Which is of course the perfect analogy for what the Christian is to do in our dark world: We are to reflect the light of the Son.
It’s not an easy task, is it? And we’re nowhere near as reliable as the moon, which reflects the light of the sun almost constantly, even when clouds obscure our view of it.
How does the moon do it? By almost always being in a position to receive and reflect the sun’s light.
What does this suggest for Christians?
Maybe this: That we are not to try to shine in our own right, but to remain in position to receive and reflect the light of Christ. “I am the light of the world,” He said, as recorded in John 8. “He who follows Me shall not walk in darkness, but have the light of life.”
How should this play out in our lives?
I suppose that will be different for each of us, different perhaps from day to day and even minute to minute. But take note of some important lessons that we might learn from the moon’s relationship with the sun.
For instance, note the passive tense in the description above: The moon does its job by being in position to receive and reflect the sun’s light – not by positioning itself to do so. It simply obeys the laws that the Creator established in the beginning.
Does this tell us that if Christians obey God’s commands and precepts, as detailed in the Bible, we will usually be in position to reflect the Son’s light?
I say “usually,” because there is one exception to the moon’s constant reflection of the sun’s light: the lunar eclipse. It happens when the earth is positioned between the moon and the sun, blocking the moon from the sun’s light.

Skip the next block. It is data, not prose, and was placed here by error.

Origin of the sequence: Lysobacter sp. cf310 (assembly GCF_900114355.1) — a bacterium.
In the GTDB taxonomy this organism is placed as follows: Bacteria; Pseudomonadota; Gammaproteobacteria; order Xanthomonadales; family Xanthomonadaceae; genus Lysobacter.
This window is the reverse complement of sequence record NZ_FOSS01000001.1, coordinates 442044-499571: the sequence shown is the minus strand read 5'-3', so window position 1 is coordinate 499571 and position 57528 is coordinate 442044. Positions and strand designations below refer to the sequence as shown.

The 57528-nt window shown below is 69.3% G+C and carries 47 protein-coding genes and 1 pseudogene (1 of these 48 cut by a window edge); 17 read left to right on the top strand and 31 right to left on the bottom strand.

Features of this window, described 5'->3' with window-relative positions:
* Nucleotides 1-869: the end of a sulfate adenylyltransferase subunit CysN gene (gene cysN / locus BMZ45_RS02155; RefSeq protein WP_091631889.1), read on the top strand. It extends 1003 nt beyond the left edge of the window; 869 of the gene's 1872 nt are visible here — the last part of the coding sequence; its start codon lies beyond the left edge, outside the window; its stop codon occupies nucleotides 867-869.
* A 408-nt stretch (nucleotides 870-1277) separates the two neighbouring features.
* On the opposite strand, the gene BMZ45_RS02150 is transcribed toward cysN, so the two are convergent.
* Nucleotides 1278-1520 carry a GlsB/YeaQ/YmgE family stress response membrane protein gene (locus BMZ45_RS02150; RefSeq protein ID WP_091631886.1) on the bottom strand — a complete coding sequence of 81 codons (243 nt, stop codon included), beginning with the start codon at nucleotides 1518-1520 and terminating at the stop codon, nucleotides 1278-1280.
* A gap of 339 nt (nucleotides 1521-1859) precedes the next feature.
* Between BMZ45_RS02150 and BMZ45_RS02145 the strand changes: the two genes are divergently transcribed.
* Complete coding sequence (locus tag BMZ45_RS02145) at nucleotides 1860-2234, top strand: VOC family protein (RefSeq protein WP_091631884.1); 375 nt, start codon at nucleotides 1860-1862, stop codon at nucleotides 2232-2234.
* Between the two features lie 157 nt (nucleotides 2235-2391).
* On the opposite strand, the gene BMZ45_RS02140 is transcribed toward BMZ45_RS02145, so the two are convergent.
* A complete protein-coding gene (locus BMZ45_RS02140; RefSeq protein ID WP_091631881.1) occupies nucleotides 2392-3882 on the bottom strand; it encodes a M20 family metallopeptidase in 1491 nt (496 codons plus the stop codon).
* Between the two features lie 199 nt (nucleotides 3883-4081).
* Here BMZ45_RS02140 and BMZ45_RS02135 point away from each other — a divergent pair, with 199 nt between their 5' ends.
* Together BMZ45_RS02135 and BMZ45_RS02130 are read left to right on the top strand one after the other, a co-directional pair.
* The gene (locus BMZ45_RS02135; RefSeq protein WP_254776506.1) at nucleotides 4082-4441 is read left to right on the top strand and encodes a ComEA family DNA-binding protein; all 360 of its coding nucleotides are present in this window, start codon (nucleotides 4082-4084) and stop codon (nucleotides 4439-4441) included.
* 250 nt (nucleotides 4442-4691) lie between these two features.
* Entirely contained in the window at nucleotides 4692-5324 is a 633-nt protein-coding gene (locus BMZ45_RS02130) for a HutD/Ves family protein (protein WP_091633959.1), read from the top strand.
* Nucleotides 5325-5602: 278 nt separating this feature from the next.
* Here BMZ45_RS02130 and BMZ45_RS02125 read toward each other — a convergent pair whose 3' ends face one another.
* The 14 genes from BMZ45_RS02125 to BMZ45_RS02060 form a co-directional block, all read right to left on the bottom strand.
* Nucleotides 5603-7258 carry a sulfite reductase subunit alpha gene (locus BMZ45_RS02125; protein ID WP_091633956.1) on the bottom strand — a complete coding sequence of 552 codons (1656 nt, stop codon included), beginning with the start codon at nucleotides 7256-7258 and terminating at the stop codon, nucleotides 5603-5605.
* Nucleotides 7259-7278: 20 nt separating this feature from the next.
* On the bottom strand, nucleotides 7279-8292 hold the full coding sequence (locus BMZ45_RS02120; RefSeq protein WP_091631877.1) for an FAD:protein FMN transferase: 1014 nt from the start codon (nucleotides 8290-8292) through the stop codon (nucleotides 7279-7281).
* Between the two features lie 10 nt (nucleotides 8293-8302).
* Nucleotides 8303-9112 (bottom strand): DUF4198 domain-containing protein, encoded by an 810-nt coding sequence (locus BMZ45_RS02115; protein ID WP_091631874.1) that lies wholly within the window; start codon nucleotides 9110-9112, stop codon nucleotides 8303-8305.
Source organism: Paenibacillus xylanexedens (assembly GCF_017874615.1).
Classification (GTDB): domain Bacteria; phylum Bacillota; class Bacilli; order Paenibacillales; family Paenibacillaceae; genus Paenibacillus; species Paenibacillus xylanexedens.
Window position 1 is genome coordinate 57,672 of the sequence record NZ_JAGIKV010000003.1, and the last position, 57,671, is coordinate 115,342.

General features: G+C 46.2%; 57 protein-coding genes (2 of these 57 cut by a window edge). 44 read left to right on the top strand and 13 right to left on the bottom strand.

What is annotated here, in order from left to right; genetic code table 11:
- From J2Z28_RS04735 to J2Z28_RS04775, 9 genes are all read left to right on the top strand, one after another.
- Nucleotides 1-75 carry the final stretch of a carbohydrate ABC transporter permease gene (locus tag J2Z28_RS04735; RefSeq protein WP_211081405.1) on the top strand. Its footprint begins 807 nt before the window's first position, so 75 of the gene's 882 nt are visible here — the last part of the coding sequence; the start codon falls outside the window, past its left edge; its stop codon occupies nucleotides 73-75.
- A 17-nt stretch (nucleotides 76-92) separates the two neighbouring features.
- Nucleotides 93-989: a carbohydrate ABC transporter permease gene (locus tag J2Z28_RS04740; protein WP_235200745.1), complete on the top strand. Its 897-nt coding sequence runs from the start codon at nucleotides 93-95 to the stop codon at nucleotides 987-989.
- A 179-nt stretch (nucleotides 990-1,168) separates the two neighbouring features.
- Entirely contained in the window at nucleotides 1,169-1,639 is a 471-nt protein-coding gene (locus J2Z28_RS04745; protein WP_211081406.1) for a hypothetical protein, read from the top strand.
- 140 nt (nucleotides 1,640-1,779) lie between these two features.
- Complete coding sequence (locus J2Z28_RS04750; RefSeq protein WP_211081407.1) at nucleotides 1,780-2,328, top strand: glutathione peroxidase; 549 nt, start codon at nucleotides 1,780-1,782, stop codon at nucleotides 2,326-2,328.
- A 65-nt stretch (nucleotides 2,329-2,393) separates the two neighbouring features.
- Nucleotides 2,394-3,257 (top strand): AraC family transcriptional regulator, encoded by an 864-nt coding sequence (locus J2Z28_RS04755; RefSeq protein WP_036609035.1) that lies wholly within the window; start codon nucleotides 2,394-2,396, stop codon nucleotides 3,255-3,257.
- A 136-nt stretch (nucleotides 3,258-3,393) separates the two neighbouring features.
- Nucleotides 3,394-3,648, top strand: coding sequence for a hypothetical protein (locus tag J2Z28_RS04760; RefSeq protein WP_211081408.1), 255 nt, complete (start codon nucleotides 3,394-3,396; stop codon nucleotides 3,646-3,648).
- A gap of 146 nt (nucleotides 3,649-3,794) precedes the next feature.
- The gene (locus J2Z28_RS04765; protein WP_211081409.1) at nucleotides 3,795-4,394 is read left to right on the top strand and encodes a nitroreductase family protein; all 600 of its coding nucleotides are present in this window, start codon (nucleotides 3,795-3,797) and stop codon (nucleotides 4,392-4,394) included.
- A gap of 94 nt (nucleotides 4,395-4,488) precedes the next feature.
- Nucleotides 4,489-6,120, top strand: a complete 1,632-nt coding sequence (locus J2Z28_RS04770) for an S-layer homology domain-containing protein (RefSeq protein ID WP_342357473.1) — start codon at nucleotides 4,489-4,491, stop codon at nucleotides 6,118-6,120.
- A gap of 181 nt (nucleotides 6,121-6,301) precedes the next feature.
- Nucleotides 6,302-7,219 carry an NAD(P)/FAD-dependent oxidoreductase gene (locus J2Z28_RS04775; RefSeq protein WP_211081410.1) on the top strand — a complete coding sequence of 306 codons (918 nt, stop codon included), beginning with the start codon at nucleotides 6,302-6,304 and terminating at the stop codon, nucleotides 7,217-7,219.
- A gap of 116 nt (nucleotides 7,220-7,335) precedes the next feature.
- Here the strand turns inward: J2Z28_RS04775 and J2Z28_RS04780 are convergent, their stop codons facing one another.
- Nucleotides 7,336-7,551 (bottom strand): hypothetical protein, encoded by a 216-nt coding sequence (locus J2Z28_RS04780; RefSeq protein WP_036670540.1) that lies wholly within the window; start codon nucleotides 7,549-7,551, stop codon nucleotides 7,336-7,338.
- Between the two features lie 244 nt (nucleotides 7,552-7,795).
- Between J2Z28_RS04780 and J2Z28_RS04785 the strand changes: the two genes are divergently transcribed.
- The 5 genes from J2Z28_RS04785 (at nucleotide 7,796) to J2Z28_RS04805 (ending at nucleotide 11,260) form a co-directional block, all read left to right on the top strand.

Is that perhaps an acknowledgement that our obedience will never be perfect in this life, a reminder that when we allow the world to block His light, we will ourselves be blanketed in darkness? Or does it suggest that no matter how obedient we are, there will be times in our lives when we as humans won’t be up to the task?
The Lord has revealed so much of Himself to us in His creation, and so much about ourselves; the moon is just one more thrilling example. If you’d like to take a closer look at what it has to teach us, check out Our Created Moon: Earth’s Fascinating Neighbor, written by Dr. John Whitcomb and Dr. Don DeYoung.
In the meantime, ponder the opening lines of King David’s Psalm 19: “The heavens declare the glory of God; and the firmament shows His handiwork. Day unto day utters speech, and night unto night reveals knowledge. There is no speech nor language where their voice is not heard.”
We would do well to pay attention.